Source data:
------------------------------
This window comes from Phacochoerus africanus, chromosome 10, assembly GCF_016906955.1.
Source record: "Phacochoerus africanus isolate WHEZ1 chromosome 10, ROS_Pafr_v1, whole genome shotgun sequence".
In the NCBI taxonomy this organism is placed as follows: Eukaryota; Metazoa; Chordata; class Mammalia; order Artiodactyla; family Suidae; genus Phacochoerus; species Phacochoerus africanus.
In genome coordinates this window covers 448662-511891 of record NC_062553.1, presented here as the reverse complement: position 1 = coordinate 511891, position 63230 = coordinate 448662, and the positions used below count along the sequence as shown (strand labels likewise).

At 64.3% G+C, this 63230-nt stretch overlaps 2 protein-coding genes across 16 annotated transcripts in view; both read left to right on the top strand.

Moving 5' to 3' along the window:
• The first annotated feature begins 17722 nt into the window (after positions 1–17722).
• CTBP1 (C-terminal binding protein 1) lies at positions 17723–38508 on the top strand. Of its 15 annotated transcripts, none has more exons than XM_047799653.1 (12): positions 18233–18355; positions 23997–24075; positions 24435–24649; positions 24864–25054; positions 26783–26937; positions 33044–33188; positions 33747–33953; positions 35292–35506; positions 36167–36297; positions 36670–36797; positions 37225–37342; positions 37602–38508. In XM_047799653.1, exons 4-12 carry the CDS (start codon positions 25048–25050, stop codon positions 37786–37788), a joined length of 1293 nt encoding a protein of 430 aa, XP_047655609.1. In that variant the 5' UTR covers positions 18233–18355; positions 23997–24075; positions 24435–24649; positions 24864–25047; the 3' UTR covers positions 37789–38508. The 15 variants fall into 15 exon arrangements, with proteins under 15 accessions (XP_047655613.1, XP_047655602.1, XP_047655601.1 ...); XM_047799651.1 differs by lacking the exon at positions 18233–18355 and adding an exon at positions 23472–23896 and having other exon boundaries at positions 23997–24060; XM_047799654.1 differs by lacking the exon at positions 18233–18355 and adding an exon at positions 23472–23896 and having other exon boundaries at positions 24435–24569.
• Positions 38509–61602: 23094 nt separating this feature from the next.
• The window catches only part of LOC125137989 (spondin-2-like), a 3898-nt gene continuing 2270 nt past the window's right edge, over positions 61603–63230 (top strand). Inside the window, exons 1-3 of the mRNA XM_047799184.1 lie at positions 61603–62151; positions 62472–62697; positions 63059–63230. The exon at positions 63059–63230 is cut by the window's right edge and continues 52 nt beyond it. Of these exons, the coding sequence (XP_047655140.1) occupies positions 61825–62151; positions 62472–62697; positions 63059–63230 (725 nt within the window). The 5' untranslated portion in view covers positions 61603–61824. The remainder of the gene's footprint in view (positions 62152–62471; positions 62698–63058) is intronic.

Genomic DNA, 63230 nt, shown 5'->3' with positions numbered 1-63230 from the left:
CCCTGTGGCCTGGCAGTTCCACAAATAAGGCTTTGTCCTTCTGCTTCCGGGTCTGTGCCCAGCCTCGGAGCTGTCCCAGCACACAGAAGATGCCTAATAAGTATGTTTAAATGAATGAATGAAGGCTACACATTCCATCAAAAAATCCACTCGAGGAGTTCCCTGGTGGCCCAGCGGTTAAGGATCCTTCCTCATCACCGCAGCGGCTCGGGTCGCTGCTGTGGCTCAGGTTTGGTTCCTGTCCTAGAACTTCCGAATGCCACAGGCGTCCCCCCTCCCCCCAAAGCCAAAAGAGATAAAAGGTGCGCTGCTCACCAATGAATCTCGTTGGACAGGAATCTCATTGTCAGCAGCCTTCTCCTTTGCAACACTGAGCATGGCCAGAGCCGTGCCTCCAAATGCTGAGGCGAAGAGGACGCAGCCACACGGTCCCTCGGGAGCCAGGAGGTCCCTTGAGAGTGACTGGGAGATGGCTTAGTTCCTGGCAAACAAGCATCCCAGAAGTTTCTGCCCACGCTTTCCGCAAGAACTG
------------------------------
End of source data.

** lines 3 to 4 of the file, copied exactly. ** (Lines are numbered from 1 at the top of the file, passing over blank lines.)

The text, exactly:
In the NCBI taxonomy this organism is placed as follows: Eukaryota; Metazoa; Chordata; class Mammalia; order Artiodactyla; family Suidae; genus Phacochoerus; species Phacochoerus africanus.
In genome coordinates this window covers 448662-511891 of record NC_062553.1, presented here as the reverse complement: position 1 = coordinate 511891, position 63230 = coordinate 448662, and the positions used below count along the sequence as shown (strand labels likewise).